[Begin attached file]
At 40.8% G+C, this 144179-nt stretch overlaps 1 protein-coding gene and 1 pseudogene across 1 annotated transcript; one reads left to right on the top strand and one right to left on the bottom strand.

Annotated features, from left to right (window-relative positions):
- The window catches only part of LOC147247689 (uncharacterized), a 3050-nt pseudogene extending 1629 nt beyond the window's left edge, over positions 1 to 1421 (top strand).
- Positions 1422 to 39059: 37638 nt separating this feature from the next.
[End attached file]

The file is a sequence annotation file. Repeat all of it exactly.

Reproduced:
At 40.8% G+C, this 144179-nt stretch overlaps 1 protein-coding gene and 1 pseudogene across 1 annotated transcript; one reads left to right on the top strand and one right to left on the bottom strand.

Annotated features, from left to right (window-relative positions):
- The window catches only part of LOC147247689 (uncharacterized), a 3050-nt pseudogene extending 1629 nt beyond the window's left edge, over positions 1 to 1421 (top strand).
- Positions 1422 to 39059: 37638 nt separating this feature from the next.